Community Involvement in Primary Education Reform - Near East ...

neareast.org

Community Involvement in Primary Education Reform - Near East ...

Community Involvement in PrimaryEducation ReformFinal Report2007-2010A community approach to educational reform and action.Community Involvement in Primary Education Reform


Community Involvement in PrimaryEducation ReformIn the Regions of Souss Massa Draa & Marrakech Tensift Al HaouzMoroccoFinal ReportCommunity Involvement in Primary Education Reform 1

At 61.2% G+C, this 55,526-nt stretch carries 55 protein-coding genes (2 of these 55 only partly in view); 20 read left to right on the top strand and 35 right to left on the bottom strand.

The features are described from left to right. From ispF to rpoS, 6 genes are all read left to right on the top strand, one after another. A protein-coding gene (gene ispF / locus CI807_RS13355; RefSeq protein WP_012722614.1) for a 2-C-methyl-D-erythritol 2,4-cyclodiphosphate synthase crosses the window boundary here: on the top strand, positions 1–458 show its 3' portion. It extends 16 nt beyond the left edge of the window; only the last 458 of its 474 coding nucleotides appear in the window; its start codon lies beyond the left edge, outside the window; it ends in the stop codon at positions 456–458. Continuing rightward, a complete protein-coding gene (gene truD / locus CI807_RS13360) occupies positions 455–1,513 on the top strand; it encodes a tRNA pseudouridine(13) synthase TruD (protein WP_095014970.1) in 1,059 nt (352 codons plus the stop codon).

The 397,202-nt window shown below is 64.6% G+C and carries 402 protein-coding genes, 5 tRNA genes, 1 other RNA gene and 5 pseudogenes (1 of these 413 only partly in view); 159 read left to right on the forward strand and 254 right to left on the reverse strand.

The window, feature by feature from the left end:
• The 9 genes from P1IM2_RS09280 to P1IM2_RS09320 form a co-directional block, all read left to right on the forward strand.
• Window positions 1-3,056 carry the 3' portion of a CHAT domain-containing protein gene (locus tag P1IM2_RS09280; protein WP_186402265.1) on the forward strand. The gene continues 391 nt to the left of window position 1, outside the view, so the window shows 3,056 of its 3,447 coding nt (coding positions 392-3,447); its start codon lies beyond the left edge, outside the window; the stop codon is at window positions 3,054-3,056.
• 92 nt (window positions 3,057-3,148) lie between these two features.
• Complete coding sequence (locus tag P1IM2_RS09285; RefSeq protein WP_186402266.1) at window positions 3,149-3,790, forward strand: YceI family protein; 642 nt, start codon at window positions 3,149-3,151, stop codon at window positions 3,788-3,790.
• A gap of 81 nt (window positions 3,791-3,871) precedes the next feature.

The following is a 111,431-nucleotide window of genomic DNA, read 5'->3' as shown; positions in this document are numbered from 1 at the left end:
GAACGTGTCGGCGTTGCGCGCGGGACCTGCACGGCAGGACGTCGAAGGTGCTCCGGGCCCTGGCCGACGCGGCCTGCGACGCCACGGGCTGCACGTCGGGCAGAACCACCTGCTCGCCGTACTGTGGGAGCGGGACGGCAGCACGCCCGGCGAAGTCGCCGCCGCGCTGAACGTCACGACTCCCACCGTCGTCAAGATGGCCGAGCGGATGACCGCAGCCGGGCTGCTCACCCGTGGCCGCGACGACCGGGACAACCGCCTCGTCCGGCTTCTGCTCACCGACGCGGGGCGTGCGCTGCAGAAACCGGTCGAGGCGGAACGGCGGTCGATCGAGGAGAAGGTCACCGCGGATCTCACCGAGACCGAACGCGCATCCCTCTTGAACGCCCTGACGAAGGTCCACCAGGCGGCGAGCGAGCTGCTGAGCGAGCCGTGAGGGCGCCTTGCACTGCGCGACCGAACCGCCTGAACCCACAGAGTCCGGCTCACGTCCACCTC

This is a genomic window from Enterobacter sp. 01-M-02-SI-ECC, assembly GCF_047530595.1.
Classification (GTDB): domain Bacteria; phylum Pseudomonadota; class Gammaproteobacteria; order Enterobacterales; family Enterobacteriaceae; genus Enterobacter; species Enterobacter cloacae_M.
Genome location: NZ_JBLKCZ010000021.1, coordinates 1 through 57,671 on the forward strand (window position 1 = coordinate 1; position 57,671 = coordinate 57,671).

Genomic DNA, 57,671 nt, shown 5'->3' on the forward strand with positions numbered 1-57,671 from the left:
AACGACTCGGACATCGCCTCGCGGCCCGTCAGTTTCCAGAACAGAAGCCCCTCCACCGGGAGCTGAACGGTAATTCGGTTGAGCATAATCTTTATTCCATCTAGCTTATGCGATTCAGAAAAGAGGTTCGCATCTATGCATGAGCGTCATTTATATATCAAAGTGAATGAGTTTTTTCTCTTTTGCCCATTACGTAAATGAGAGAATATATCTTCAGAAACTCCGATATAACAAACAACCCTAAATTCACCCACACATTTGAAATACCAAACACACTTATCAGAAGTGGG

ABBREVIATIONS AND ACRONYMSAREFAVDCRDMoEIGAINDHMEPIMTANEFNGOODAPACREPPTASMBSMDSSAUNRegional Academy of Education and Training (Académie Régionale del’Education et de la Formation)Association Villageoise de DéveloppementCommune RuraleDeputy Ministry of EducationIncome Generating ActivitiesNational Initiative for Human Development (Initiative Nationale pour leDéveloppement Humain)Middle East Partnership InitiativeMarrakech Tensift Al Haouz RegionNear East FoundationNon Governmental OrganizationOxford Development AbroadCommunity Involvement in Primary Education Reform (Participation de laCommunauté à la Réforme de l’Enseignement Primaire)Parent Teacher AssociationSchool Management BoardSouss Massa Draa RegionSuccess School AssociationUnited NationsThis publication was produced under the Community Involvement in Primary Education Reformproject, implemented by the Near East Foundation in cooperation with the Academies Regionales del’Education et de la Formation in Souss Massa Draa and Marrakech Tensift Al Haouz (Morocco).This report is made possible by the generous support of the Middle East Partnership Initiative(MEPI). The contents are the responsibility of the Near East Foundation, and do not necessarilyreflect the views of MEPI or the United States Government.Community Involvement in Primary Education Reform 2